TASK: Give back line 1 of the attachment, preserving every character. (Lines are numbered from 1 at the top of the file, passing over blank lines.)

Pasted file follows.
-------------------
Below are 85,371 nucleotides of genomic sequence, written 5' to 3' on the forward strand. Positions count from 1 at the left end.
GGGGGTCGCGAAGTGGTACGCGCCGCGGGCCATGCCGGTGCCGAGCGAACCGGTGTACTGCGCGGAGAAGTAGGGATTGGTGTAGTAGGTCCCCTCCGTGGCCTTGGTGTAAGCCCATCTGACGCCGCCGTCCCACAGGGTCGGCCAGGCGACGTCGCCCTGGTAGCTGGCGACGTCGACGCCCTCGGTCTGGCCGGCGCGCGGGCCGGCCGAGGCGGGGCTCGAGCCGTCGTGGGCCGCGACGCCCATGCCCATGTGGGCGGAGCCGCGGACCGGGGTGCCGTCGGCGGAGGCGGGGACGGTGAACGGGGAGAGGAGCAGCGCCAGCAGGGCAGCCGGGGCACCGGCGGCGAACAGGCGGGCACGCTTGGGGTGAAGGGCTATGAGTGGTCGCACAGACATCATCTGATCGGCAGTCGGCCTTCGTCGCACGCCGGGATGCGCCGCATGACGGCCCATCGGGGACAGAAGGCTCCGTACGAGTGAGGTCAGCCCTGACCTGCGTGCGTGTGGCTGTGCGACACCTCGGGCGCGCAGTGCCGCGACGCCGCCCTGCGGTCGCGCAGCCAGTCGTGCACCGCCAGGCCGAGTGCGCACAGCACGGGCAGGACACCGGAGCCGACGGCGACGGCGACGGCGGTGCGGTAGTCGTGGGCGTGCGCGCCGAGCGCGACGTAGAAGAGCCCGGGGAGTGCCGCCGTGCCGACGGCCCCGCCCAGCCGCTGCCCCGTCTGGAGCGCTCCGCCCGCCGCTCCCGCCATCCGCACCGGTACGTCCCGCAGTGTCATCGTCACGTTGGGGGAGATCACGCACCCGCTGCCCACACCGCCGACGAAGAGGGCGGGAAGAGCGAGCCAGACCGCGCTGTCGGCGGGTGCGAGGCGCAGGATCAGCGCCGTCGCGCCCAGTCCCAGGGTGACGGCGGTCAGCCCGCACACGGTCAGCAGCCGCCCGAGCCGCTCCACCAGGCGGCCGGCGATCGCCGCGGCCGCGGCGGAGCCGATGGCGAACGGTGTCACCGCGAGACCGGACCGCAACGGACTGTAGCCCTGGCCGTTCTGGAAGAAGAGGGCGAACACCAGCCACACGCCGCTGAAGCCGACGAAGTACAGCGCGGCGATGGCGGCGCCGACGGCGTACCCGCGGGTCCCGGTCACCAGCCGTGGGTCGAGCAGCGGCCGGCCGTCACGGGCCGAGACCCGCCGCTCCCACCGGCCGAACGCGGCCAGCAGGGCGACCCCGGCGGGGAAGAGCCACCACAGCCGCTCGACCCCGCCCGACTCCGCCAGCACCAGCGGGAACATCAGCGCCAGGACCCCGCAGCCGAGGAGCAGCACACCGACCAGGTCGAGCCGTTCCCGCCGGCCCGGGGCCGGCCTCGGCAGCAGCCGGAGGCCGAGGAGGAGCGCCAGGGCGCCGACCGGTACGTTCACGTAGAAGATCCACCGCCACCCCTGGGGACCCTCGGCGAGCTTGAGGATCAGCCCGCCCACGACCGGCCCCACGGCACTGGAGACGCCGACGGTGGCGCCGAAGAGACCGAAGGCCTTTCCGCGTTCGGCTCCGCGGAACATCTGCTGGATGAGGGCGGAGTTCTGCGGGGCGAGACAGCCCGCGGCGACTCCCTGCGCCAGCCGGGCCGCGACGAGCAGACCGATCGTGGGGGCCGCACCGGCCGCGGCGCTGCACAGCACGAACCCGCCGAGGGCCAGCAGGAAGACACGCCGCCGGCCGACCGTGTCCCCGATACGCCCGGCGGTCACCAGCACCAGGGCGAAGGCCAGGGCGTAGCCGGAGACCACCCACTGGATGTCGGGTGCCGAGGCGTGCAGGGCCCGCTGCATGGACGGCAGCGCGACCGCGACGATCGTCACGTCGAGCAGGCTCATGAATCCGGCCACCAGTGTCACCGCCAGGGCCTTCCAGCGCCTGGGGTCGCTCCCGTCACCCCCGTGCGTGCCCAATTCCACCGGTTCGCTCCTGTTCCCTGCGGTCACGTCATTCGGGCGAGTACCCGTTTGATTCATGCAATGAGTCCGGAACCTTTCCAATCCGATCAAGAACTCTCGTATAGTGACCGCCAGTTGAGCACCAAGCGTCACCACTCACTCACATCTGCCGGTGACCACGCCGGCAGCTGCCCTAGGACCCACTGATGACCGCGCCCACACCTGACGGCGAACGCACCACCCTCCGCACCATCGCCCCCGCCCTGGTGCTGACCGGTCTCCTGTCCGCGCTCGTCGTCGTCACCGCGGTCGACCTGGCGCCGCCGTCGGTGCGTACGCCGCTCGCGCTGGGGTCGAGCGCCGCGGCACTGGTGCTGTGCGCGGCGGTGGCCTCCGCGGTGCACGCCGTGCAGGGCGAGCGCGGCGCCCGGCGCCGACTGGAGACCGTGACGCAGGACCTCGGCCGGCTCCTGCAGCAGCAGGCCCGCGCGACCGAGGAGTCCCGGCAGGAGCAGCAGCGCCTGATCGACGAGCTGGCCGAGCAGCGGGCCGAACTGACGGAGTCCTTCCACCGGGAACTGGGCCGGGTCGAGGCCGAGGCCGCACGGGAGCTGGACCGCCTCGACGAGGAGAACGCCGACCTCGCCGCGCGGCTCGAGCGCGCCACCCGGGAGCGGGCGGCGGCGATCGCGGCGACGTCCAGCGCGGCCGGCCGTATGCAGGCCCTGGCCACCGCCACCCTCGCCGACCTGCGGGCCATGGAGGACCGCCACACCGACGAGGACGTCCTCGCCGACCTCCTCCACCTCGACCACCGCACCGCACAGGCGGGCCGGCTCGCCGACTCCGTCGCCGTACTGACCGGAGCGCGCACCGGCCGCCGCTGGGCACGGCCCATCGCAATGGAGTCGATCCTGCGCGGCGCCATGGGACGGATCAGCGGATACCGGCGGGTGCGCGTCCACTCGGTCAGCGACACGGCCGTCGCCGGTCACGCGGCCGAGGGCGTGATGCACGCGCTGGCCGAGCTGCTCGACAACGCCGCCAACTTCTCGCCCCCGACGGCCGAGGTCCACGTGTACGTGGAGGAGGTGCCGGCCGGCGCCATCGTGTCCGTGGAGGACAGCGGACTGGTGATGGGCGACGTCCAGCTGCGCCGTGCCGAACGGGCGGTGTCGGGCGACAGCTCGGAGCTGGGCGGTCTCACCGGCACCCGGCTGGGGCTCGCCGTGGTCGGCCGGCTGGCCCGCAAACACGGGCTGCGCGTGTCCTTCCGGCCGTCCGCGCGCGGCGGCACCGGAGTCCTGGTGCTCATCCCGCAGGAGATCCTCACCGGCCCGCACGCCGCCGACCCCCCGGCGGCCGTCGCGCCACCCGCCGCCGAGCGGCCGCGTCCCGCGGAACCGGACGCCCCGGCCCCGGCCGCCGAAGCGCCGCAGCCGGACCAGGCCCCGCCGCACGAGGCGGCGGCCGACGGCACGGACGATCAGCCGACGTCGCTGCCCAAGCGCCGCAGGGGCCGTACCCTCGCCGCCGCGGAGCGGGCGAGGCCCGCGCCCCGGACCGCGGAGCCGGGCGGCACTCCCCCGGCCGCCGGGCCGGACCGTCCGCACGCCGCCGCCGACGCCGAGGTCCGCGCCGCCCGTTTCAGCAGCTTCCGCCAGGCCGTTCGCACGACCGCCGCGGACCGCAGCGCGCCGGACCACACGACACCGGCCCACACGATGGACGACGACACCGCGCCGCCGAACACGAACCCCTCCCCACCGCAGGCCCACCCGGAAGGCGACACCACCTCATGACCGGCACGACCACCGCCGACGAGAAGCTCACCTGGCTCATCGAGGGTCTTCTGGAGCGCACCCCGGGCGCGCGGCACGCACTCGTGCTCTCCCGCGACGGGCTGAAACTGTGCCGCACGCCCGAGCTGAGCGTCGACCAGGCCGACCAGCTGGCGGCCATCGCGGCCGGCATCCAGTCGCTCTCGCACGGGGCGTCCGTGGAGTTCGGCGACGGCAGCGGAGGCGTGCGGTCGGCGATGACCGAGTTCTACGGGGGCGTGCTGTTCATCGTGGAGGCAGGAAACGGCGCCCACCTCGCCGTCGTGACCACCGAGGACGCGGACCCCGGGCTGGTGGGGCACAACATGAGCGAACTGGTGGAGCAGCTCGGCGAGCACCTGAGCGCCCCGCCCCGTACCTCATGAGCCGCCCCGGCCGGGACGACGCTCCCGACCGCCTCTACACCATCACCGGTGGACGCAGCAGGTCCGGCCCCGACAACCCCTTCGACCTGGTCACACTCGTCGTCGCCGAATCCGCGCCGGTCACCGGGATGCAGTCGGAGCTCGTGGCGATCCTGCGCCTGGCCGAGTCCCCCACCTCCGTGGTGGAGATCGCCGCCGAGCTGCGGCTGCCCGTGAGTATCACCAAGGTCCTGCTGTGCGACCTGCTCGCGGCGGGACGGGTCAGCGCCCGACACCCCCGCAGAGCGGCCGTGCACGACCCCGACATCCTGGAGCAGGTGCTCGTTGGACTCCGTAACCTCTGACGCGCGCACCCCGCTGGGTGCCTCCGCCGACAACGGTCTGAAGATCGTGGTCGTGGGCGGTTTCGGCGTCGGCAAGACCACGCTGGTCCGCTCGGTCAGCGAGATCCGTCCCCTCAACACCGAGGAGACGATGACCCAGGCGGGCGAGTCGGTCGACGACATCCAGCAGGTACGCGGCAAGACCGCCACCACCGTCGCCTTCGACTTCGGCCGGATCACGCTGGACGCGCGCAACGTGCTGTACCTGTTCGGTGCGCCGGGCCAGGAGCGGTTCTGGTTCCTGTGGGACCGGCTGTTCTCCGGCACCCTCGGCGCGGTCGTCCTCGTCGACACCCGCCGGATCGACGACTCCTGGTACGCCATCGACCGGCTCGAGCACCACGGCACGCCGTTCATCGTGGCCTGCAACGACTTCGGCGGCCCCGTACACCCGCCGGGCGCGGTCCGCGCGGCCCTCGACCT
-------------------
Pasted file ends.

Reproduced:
Below are 85,371 nucleotides of genomic sequence, written 5' to 3' on the forward strand. Positions count from 1 at the left end.